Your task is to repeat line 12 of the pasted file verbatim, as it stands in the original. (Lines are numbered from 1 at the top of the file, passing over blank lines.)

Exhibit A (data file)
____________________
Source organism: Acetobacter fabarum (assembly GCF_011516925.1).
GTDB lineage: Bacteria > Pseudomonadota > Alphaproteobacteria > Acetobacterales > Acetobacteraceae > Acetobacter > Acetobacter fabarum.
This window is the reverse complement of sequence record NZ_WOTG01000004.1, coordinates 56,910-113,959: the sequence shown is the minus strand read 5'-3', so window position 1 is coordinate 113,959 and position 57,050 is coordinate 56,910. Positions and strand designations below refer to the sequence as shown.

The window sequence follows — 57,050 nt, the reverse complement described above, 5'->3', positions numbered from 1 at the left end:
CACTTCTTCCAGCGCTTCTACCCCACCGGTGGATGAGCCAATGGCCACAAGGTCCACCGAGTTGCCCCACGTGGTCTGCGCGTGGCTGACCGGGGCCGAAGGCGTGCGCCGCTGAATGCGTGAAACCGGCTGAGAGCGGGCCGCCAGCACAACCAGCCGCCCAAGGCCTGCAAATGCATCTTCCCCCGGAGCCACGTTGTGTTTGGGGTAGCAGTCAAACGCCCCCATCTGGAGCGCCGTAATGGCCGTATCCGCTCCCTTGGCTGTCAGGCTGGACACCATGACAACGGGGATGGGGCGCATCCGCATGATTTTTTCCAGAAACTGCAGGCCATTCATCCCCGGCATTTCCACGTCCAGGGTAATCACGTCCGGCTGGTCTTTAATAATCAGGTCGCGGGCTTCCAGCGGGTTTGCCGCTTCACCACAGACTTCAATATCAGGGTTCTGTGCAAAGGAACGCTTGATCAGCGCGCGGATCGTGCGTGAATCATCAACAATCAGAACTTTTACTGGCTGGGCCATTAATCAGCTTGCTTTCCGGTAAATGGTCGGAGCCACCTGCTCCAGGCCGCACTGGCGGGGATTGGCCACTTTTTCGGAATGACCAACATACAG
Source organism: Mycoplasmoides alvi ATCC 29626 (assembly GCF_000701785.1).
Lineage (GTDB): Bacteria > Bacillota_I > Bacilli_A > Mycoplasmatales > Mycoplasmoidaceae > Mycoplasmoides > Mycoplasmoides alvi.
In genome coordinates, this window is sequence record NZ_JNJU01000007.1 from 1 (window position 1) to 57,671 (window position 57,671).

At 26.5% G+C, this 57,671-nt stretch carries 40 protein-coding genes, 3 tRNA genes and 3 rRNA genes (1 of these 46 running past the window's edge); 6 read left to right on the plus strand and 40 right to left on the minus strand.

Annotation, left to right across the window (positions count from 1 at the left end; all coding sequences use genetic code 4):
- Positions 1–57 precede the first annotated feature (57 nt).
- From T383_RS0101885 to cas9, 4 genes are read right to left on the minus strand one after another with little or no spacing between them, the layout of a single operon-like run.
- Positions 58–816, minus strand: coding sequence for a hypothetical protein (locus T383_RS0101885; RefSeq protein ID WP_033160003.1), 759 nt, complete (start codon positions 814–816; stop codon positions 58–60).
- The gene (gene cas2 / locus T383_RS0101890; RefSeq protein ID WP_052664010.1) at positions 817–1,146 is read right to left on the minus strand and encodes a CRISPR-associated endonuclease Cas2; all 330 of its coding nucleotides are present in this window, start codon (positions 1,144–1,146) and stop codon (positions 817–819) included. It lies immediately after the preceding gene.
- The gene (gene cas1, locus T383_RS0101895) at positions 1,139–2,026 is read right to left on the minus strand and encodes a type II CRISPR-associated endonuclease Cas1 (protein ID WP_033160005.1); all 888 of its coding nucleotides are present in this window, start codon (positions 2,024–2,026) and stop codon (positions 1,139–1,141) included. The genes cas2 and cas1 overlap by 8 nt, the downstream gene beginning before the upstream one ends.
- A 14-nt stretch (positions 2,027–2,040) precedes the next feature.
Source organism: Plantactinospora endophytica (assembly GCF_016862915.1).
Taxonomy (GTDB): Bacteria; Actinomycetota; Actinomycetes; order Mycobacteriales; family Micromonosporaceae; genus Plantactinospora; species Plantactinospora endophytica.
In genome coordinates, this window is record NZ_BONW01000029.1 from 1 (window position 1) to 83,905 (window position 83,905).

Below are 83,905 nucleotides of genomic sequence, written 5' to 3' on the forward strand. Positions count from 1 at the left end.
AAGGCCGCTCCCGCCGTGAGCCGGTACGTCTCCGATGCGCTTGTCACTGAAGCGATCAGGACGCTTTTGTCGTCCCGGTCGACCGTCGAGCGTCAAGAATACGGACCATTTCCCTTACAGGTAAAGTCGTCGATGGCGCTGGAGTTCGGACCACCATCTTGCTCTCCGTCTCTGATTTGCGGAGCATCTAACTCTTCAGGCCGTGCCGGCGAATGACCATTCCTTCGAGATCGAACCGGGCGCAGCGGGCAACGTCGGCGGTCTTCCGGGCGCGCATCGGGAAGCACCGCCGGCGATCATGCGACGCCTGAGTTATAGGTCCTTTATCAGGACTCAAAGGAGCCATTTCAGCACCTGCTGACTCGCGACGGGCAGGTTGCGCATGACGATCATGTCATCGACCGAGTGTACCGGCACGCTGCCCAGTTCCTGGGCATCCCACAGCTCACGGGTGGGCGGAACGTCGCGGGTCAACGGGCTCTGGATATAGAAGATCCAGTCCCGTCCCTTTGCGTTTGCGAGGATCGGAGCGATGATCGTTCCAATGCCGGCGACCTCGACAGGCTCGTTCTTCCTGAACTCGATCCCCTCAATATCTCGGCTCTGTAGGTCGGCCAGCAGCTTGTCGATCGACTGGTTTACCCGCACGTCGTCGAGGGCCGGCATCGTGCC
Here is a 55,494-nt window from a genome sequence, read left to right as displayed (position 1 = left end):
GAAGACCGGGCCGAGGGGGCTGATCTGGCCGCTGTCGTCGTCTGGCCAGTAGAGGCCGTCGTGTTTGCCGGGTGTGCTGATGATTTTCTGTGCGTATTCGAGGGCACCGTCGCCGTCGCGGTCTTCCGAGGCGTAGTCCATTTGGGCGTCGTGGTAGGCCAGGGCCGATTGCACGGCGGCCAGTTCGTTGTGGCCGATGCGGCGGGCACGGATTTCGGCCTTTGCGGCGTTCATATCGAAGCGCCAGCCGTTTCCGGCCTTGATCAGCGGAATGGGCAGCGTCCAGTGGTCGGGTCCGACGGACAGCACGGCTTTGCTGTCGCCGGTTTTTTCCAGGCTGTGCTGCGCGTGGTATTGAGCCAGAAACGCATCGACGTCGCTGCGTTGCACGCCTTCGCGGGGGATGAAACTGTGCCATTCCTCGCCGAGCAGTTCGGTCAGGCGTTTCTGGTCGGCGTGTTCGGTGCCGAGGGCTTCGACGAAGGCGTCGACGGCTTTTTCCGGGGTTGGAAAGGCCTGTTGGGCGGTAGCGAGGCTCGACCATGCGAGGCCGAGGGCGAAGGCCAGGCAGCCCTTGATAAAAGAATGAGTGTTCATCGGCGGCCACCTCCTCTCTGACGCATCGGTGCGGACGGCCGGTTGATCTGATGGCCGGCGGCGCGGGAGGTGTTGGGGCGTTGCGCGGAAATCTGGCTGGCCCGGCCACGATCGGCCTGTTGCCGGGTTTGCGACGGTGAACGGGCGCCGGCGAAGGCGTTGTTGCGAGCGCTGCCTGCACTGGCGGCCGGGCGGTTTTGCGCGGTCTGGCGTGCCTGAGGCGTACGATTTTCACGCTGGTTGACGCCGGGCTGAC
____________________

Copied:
- From T383_RS0101885 to cas9, 4 genes are read right to left on the minus strand one after another with little or no spacing between them, the layout of a single operon-like run.